Most tenants in a block of flats would find it more than a little galling if a graffiti artist set up scaffolding in order to reach higher up on their building.
But when those artists have been commissioned by a French design company, and the art includes majestic 11-storey-high trees complete with birds in flight and animals inspired by a local zoo, suddenly its OK to go around painting the outside of people’s houses.
That’s just what has happened to an enormous stretch of Berlin wall, where an ambitious and at times very life-like mural now blurs the boundaries between the Wohngenossenschaft Soldaritaet Coop apartments and their more natural surroundings.
With a canvas comprising 22,000 square metres of wall, artists from Lyon-based CitéCréation want the piece registered for the Largest Outdoor Mural award in the Guinness World Records.
CitéCréation describes itself as a “world leader in wall painting”, with more than 580 giant frescos in its portfolio since the company was set up in 1978.
It describes its style as trompe-l’oeil, or urban design, for the benefit of the “dreams, pleasure and pride of the general public”.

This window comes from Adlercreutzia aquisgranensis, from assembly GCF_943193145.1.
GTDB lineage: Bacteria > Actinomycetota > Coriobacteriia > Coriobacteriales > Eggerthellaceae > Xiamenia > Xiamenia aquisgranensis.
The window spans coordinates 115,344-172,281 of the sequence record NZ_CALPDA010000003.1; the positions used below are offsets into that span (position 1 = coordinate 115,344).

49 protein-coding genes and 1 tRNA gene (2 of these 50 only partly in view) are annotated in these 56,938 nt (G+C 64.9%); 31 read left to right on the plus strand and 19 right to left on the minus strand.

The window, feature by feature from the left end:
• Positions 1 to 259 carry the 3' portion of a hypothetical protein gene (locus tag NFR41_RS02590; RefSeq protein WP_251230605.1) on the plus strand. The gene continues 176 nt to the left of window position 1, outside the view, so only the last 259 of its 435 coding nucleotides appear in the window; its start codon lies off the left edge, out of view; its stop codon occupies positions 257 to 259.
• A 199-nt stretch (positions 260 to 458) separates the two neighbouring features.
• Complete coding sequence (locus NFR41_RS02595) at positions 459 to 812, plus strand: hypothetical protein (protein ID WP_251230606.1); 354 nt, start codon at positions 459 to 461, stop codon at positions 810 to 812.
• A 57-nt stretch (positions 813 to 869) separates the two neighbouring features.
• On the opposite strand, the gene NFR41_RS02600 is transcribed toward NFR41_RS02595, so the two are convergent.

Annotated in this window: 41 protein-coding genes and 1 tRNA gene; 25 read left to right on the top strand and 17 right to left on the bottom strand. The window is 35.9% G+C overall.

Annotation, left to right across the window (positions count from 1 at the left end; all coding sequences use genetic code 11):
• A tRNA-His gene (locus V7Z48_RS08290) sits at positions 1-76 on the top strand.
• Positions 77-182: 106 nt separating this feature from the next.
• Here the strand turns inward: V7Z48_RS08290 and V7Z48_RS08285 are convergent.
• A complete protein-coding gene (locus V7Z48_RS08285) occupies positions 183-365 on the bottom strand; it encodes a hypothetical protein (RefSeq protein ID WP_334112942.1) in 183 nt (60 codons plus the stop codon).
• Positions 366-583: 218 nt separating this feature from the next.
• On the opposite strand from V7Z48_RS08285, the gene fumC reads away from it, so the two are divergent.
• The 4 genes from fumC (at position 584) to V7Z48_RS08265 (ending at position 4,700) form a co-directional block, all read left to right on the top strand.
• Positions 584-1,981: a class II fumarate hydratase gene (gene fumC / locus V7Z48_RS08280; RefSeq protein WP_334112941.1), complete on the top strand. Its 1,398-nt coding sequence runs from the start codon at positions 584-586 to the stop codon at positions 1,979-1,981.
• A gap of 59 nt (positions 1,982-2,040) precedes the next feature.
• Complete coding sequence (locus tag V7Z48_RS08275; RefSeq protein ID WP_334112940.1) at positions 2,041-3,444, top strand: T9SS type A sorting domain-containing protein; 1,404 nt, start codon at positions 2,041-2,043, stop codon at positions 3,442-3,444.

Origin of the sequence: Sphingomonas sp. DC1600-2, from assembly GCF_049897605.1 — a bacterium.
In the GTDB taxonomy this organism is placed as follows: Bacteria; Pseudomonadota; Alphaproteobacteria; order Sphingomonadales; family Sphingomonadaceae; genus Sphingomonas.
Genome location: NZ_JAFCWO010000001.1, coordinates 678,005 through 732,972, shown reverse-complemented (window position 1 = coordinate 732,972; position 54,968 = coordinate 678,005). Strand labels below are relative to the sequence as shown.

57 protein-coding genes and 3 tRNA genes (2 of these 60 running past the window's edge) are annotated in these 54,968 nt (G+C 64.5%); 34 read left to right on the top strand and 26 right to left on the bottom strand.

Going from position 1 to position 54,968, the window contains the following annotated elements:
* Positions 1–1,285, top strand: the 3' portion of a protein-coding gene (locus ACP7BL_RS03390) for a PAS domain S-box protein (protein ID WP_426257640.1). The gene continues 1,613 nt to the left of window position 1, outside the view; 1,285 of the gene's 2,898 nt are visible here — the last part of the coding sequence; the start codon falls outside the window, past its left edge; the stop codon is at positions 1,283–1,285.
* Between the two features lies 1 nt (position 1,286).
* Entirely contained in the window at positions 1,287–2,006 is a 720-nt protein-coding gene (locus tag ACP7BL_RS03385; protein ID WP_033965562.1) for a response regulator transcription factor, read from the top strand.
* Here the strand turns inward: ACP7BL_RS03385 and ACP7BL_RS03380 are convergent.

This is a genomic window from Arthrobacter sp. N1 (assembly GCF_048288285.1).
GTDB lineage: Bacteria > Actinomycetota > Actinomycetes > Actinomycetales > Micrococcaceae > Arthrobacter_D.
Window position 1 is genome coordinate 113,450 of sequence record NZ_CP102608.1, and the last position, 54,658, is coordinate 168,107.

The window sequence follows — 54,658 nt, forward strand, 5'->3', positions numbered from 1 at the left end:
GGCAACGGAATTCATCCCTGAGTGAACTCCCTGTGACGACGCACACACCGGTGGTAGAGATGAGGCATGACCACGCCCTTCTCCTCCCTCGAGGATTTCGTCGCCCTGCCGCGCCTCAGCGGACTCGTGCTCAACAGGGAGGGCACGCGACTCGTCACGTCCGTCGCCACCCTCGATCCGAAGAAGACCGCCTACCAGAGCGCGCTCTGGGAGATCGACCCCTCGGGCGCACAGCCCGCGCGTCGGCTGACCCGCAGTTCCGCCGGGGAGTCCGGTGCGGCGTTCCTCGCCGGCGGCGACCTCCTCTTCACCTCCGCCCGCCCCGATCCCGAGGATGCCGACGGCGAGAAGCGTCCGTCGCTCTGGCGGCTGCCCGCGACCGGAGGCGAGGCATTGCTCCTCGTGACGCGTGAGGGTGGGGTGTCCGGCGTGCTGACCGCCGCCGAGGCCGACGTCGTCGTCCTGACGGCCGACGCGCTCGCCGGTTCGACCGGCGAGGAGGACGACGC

Employing around 80 artists on projects across the world, it was awarded the gong of “Living Heritage Company” by the French government in 2007.
Competing with CitéCréation’s latest work is the current record-holder, an American mural spanning a mere 16,554.8 square metres of wall.
The Pueblo Levee Project in Pueblo, Colorado, is 3.2km (2 miles) long and around 18m (58ft) tall.
According to the Guinness World Records website it was started in the 1970s, and contains back-to-back contributions from thousands of artists of all ages.
It is a different beast from the carefully-planned Berlin wall, and varies wildly from block to block, with anyone allowed to add their own bit for free – as long as they use recycled paint.